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National Health Service

  1. Jun 27, 2004 #1
    To avoid straying to far off topic in the tax thread i thought i should start this thread, so do you have to wait very long in the US to receive treatment in emergencies, and do you have along waiting list for operations? How much money do you pay for health insurance?
     
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  3. Jun 27, 2004 #2

    selfAdjoint

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    If you don't have an insurer, and they will want to contact that insurer, the cost will go on your credit card, i.e. a direct cost to you. And you will be dunned ad infinitum until you pay up or arrange some plan for repayment. Nobody except insurers (or Medicare) is paying all those doctors, nurses, aides, and technicians.
     
  4. Jun 27, 2004 #3
    Basically in this country, if you don't have insurance you had better not get sick. I've heard of some people paying as much as $400 a month for family health insurance, through their employer. And of course then there are the grocery store clerks who until recently in california had completely free health insurance and politicians, of course.
     
  5. Jun 27, 2004 #4

    Ivan Seeking

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    No one can be denied immediate emergency medical attention. No matter the state of insurance or other coverage, hospitals are obligated to respond to anything life threatening.

    Judging by the experience of family members and depending on the situation, operations may be performed almost immediately but they are usually scheduled 6 - 10 weeks in advance for non-emergencies.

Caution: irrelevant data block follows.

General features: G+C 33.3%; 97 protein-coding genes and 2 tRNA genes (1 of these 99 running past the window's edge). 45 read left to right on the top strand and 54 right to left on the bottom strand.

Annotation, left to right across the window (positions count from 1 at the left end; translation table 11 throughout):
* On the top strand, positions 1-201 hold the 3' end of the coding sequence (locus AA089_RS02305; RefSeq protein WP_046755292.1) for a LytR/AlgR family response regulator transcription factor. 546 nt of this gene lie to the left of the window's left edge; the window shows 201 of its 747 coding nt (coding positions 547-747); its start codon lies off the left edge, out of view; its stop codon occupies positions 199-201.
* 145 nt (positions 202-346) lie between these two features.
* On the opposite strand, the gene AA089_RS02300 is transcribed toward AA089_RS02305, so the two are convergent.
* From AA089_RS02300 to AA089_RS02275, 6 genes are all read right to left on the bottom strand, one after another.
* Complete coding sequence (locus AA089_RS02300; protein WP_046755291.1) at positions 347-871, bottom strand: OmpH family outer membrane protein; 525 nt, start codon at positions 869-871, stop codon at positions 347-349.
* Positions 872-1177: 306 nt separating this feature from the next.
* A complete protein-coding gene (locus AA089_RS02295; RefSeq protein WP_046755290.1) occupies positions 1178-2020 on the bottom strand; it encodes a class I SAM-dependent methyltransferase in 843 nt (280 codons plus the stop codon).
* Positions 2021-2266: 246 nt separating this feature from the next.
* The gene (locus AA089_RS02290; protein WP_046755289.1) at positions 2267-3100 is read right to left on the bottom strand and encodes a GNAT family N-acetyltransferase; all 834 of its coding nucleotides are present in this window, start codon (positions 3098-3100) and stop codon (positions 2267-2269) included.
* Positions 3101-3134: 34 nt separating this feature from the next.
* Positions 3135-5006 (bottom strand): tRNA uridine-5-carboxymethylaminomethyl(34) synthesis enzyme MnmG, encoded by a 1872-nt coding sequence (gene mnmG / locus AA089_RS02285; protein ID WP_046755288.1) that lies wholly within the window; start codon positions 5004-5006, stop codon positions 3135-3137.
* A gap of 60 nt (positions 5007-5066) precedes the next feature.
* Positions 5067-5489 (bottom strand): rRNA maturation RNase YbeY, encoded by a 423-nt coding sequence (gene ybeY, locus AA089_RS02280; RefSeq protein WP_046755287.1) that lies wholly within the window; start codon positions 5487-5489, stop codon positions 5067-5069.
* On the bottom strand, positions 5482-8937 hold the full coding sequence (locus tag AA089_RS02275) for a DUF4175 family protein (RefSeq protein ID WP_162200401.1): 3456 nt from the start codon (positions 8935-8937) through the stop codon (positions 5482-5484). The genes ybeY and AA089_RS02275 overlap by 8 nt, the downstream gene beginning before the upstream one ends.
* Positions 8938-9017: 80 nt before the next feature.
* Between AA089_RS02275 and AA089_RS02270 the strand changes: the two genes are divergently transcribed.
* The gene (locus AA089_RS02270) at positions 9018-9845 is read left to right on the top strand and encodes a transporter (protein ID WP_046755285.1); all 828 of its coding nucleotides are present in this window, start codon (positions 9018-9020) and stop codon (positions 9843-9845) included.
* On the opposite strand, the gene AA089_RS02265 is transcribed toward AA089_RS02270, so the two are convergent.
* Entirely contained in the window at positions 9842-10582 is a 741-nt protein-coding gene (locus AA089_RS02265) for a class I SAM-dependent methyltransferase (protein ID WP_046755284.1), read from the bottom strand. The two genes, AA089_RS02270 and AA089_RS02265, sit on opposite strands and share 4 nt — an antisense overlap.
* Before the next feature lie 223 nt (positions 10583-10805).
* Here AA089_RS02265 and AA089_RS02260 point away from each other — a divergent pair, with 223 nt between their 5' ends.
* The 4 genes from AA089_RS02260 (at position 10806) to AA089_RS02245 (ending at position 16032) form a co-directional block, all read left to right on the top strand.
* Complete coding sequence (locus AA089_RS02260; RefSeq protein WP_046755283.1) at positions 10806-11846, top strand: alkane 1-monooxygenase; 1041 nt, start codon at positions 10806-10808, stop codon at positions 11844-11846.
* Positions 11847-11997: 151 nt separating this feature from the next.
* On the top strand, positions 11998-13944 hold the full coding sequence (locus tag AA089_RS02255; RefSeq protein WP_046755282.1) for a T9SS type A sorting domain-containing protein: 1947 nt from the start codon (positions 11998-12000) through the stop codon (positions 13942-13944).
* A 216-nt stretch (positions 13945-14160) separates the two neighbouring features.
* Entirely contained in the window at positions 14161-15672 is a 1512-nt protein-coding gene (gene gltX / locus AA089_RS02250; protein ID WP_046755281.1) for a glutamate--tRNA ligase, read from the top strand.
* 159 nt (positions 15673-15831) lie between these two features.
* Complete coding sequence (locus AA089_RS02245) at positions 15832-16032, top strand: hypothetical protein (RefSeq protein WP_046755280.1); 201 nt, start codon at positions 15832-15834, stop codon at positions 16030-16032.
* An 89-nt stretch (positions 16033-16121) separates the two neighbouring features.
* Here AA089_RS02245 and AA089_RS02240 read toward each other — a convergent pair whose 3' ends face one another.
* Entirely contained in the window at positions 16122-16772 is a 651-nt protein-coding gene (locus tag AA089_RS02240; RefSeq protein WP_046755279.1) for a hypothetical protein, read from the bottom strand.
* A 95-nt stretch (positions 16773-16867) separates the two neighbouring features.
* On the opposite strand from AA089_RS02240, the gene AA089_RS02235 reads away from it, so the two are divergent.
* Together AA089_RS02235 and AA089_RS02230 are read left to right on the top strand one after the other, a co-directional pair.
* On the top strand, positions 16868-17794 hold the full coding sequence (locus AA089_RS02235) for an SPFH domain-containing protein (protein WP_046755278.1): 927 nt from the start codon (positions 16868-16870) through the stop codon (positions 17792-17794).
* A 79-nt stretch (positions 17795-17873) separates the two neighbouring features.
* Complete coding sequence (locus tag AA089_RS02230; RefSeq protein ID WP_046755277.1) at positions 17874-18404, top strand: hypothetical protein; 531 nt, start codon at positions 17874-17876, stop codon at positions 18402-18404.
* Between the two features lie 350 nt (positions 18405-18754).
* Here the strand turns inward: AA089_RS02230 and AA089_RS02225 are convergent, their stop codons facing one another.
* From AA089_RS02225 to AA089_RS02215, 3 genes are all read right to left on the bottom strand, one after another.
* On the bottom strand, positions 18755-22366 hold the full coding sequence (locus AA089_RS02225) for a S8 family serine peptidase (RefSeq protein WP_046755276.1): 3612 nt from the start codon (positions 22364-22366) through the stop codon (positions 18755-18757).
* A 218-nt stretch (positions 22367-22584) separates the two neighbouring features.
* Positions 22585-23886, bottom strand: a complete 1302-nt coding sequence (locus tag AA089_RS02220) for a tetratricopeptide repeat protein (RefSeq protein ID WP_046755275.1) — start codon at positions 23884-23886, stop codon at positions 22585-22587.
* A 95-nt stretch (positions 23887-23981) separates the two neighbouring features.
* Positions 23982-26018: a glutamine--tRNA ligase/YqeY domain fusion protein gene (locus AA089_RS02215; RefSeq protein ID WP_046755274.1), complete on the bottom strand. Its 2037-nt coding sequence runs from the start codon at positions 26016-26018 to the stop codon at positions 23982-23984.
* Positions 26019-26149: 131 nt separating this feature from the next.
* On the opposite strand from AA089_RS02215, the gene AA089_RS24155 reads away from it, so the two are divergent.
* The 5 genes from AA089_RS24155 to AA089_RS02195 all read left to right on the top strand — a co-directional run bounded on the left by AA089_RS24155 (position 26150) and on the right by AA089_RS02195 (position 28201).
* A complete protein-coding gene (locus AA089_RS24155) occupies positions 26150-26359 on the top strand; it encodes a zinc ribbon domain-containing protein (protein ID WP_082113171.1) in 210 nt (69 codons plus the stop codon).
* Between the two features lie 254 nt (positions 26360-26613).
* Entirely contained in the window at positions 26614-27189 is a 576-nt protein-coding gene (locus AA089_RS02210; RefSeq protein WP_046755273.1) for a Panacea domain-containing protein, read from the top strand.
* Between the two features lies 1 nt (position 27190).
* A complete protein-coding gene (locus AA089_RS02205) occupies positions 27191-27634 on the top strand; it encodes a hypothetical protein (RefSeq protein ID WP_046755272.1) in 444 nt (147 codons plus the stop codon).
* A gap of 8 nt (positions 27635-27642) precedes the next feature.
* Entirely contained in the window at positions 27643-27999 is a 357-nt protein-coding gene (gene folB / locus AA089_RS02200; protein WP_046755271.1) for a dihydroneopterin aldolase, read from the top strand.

Insurance can cost between $100-$400 per person per month. We also have a social safety net for the poor or otherwise uninsured but in this case the care is limited.

    Our system definitely falls short in many areas. For example, many of our elderly cannot afford the medications that they require. Medicare programs only cover part of the costs.

    I believe that we face a fundamental crisis in medicine: We simply cannot afford our technology. In part at least high tech medicine has run the system broke. Many of our older folks that have had two or even three heart bypass surgeries may have medical bills that exceed their lifetime income. How can this continue? How can we pay for this; especially in light of an aging baby boom generation?
     
    Last edited: Jun 27, 2004
  6. Jun 27, 2004 #5

    selfAdjoint

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    A number of European government health programs cost lest per person than the US system, and cover everybody. Opponents of federal health care tend to pick the weakest, most politicized, underfunded programs and say "There! Do you want that kind of a loser program?" But the Europeans refute that way of thinking. we should ask a French mandarin from l'X to come over and explain things to us.
     
  7. Jun 27, 2004 #6

    Kerrie

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    through my employer: $550 a month for me (31 years old) and my two young healthy children. i opted out and purchase my own health insurance at less then half the cost, however, i pay a lot out of pocket costs. just 5 years ago our health industry was much more sufficient for what you paid.

    there are health care programs that help the supremely poor. ie: a single mother with three children. i think that all children in this country should have free health, dental, and vision insurance.

    i love america, however our capitalism is cutting into the very well being of our citizens.
     
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